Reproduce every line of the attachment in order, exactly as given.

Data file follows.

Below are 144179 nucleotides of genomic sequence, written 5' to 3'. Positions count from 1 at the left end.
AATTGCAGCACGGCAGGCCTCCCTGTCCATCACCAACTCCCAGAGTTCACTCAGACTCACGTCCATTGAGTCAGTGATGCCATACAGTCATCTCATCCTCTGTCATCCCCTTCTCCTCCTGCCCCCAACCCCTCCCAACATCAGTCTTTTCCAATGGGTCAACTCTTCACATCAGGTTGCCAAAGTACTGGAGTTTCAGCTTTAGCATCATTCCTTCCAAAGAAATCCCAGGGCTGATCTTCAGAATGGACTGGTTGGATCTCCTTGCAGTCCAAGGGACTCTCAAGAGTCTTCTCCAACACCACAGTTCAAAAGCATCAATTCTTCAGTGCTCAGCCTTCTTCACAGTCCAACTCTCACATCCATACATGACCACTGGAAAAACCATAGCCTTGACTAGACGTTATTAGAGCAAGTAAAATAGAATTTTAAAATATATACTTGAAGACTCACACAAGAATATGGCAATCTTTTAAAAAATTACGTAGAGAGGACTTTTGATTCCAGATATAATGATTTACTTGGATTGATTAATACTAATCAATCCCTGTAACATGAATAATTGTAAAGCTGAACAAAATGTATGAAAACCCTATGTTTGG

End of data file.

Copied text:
Below are 144179 nucleotides of genomic sequence, written 5' to 3'. Positions count from 1 at the left end.
AATTGCAGCACGGCAGGCCTCCCTGTCCATCACCAACTCCCAGAGTTCACTCAGACTCACGTCCATTGAGTCAGTGATGCCATACAGTCATCTCATCCTCTGTCATCCCCTTCTCCTCCTGCCCCCAACCCCTCCCAACATCAGTCTTTTCCAATGGGTCAACTCTTCACATCAGGTTGCCAAAGTACTGGAGTTTCAGCTTTAGCATCATTCCTTCCAAAGAAATCCCAGGGCTGATCTTCAGAATGGACTGGTTGGATCTCCTTGCAGTCCAAGGGACTCTCAAGAGTCTTCTCCAACACCACAGTTCAAAAGCATCAATTCTTCAGTGCTCAGCCTTCTTCACAGTCCAACTCTCACATCCATACATGACCACTGGAAAAACCATAGCCTTGACTAGACGTTATTAGAGCAAGTAAAATAGAATTTTAAAATATATACTTGAAGACTCACACAAGAATATGGCAATCTTTTAAAAAATTACGTAGAGAGGACTTTTGATTCCAGATATAATGATTTACTTGGATTGATTAATACTAATCAATCCCTGTAACATGAATAATTGTAAAGCTGAACAAAATGTATGAAAACCCTATGTTTGG